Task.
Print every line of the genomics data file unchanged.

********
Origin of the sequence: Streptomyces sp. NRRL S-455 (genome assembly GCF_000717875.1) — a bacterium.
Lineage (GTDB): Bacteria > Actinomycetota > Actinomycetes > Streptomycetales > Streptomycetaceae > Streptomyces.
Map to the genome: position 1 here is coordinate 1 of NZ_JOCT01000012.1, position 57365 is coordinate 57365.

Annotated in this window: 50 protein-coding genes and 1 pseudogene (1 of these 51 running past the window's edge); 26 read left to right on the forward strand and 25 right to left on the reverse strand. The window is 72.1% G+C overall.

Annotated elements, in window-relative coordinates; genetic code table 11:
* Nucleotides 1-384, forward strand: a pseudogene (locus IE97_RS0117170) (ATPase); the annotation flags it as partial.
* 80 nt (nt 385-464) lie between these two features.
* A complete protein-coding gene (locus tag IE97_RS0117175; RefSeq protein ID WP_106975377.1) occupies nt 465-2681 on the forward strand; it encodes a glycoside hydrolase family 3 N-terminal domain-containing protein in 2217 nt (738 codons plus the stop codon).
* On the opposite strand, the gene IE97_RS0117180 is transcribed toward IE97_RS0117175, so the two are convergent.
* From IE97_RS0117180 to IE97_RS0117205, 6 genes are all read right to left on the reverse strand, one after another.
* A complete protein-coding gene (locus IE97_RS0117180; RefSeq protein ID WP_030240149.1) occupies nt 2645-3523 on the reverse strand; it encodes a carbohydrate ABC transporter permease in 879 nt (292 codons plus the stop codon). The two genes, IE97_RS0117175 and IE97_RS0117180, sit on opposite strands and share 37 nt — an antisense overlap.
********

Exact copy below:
Origin of the sequence: Streptomyces sp. NRRL S-455 (genome assembly GCF_000717875.1) — a bacterium.
Lineage (GTDB): Bacteria > Actinomycetota > Actinomycetes > Streptomycetales > Streptomycetaceae > Streptomyces.
Map to the genome: position 1 here is coordinate 1 of NZ_JOCT01000012.1, position 57365 is coordinate 57365.

Annotated in this window: 50 protein-coding genes and 1 pseudogene (1 of these 51 running past the window's edge); 26 read left to right on the forward strand and 25 right to left on the reverse strand. The window is 72.1% G+C overall.

Annotated elements, in window-relative coordinates; genetic code table 11:
* Nucleotides 1-384, forward strand: a pseudogene (locus IE97_RS0117170) (ATPase); the annotation flags it as partial.
* 80 nt (nt 385-464) lie between these two features.
* A complete protein-coding gene (locus tag IE97_RS0117175; RefSeq protein ID WP_106975377.1) occupies nt 465-2681 on the forward strand; it encodes a glycoside hydrolase family 3 N-terminal domain-containing protein in 2217 nt (738 codons plus the stop codon).
* On the opposite strand, the gene IE97_RS0117180 is transcribed toward IE97_RS0117175, so the two are convergent.
* From IE97_RS0117180 to IE97_RS0117205, 6 genes are all read right to left on the reverse strand, one after another.
* A complete protein-coding gene (locus IE97_RS0117180; RefSeq protein ID WP_030240149.1) occupies nt 2645-3523 on the reverse strand; it encodes a carbohydrate ABC transporter permease in 879 nt (292 codons plus the stop codon). The two genes, IE97_RS0117175 and IE97_RS0117180, sit on opposite strands and share 37 nt — an antisense overlap.